Scientific name: Castanea dentata

Common names: American Chestnut, Spanish Chestnut, Sweet Chestnut

Ayurvedic names: Horse chestnuts extract, Horse chestnuts power

Chinese names: Lingjiao

Bangladesh names:  Aam Pani Phal

Arabic names:    الكستناء (al kastanaa’e)

Rain Forest names: Green Marble, brown marble

Family: Fabaceae

Approximate number of species known: 466 species

Common parts used: Bark, leaf

Collection: Autumnal

Annual/Perennial: Annual or Perennial

Height: 13 meters or 43 feet tall

Actions: Astringent, tonic

Known Constituents:

Constituents Explained:


The nut is eaten for food, while the leaf and bark is used for medicinal purposes.1  The leaf has been used specifically for the respiratory tract.1

Traditional Use:

The traditional use of chestnuts as replacements of potatoes. It is usually uesd as medicinal cough remedy and for fever relief. It is also use as food for pigs. 

Clinical Studies:

In Korea, chestnut production is increasing each year, but consumption is far below production. The effect of chestnut extracts on antioxidant activity and anticancer effects was investigated.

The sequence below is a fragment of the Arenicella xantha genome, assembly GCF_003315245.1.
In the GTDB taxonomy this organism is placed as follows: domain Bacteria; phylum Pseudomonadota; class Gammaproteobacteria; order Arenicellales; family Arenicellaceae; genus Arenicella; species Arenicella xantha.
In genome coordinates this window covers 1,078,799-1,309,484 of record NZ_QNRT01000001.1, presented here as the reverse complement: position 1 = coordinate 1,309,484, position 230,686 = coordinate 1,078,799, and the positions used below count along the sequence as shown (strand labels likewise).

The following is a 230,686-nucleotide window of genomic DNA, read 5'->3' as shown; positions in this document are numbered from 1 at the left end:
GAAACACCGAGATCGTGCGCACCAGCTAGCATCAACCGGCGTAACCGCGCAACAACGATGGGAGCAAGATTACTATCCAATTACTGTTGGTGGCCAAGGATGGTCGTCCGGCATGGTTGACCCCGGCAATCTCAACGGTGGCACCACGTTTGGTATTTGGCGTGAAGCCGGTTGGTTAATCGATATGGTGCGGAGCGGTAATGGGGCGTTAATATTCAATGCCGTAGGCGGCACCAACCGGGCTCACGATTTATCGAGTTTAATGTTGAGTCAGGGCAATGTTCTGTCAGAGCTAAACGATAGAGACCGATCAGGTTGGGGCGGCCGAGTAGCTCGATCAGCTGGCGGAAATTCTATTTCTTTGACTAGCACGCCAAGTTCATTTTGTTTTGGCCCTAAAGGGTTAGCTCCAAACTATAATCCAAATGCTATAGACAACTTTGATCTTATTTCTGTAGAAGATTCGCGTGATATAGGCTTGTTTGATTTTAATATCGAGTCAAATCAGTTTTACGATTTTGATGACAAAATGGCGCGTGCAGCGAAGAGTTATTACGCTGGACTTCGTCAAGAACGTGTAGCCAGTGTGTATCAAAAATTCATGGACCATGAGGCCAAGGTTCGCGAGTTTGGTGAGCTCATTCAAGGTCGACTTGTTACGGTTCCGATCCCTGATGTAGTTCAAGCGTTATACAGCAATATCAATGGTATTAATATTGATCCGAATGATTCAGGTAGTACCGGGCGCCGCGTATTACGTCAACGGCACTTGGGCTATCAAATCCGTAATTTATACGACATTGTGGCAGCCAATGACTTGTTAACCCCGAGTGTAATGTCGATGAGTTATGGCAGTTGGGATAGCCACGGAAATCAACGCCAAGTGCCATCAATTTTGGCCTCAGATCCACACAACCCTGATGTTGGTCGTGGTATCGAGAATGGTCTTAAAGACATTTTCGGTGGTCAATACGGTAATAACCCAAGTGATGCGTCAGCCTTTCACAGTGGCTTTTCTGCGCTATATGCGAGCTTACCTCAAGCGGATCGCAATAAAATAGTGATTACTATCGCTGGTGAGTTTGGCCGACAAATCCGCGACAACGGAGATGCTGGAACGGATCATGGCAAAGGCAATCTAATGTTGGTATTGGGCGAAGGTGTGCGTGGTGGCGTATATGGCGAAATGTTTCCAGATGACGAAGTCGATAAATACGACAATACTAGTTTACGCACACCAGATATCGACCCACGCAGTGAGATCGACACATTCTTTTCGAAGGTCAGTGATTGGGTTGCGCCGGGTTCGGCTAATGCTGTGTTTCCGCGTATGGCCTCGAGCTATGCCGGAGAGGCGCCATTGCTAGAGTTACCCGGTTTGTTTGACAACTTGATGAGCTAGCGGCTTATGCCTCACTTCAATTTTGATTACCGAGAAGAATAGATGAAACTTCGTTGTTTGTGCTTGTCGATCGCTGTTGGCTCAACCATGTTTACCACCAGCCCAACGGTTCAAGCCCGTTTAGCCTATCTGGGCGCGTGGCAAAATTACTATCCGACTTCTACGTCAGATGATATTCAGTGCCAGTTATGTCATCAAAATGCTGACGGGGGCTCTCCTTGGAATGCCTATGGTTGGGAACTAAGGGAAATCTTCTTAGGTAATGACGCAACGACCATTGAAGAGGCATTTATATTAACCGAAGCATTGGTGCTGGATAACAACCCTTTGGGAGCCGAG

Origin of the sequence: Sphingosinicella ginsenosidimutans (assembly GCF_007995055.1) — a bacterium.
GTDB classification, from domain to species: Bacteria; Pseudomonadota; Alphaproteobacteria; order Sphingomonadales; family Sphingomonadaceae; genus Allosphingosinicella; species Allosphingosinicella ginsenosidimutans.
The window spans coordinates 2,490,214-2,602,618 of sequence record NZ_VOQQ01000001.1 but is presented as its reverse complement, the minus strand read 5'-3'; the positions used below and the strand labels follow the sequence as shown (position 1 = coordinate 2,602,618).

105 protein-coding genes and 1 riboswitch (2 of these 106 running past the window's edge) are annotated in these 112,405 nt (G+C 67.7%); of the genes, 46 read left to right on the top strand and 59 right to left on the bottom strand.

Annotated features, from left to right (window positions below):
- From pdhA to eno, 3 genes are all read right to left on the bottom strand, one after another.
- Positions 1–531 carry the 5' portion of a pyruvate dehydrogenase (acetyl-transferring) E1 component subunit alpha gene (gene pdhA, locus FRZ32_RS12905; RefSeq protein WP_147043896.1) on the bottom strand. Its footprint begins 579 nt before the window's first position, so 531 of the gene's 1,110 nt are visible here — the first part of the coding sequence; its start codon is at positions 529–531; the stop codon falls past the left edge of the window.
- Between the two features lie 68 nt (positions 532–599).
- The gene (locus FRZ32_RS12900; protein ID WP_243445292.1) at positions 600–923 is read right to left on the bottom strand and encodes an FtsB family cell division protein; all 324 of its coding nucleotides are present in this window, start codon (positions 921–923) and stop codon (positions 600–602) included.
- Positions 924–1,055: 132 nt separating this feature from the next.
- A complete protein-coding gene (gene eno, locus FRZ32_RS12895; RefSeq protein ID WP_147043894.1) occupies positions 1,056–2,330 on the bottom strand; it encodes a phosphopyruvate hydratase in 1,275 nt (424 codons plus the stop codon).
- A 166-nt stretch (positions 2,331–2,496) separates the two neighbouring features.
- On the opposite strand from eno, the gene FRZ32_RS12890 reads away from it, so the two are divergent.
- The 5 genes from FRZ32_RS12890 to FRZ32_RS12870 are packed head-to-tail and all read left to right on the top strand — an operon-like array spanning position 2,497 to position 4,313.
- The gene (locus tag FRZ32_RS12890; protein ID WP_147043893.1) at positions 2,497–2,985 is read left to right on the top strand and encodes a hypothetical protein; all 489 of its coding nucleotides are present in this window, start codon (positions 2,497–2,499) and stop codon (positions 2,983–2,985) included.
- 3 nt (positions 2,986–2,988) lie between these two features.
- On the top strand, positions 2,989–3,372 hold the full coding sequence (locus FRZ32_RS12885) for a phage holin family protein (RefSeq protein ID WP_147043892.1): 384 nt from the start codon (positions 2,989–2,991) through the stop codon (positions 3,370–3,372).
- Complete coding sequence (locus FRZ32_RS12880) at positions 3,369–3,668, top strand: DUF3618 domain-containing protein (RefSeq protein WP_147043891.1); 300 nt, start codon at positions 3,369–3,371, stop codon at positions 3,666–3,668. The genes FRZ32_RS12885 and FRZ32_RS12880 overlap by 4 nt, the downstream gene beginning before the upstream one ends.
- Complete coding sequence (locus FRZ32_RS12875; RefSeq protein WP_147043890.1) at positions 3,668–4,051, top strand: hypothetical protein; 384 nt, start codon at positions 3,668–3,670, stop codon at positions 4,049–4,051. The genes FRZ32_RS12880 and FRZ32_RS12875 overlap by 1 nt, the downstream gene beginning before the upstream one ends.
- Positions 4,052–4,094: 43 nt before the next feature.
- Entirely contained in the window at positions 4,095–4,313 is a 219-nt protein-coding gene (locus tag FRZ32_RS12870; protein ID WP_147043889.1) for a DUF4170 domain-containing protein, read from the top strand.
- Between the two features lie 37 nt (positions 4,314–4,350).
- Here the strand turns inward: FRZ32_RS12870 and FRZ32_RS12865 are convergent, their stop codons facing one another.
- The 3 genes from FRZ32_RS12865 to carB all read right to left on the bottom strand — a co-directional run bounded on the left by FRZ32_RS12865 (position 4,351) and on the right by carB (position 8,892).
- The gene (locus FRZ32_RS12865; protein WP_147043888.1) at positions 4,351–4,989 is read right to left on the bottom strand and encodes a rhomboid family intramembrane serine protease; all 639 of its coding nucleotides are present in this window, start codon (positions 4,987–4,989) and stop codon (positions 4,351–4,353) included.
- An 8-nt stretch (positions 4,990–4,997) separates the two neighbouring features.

Ethanol extracts of raw chestnut (RCE) or chestnut powder (CPE) had dose-dependent superoxide scavenging activity. Viable numbers of MDA-MD-231 human breast cancer cells, DU145 human prostate cancer cells, and AGS human gastric cancer cells decreased by 18, 31, and 69%, respectively, following treatment with 200 µg/mL CPE for 24 hr. 

CPE at various concentrations (0-200 µg/mL) markedly decreased AGS cell viability and increased apoptotic cell death dose and time dependently. The level of X-linked inhibitor of apoptosis protein decreased within a narrow range following CPE treatment. The levels of Trail, DR4, and Fas-L increased dose-dependently in CPE-treated AGS cells. 

These results show that CPE decreases growth and induces apoptosis in AGS gastric cancer cells and that activation of the death receptor pathway contributes to CPE-induced apoptosis in AGS cells. 

In conclusion, CPE had more of an effect on gastric cancer cells than breast or prostate cancer cells, suggesting that chestnuts would have a positive effect against gastric cancer.


Lee HS, Kim EJ, Kim SH. “Chestnut Extract Induces Apoptosis In AGS Human Gastric Cancer Cells.” 2011 June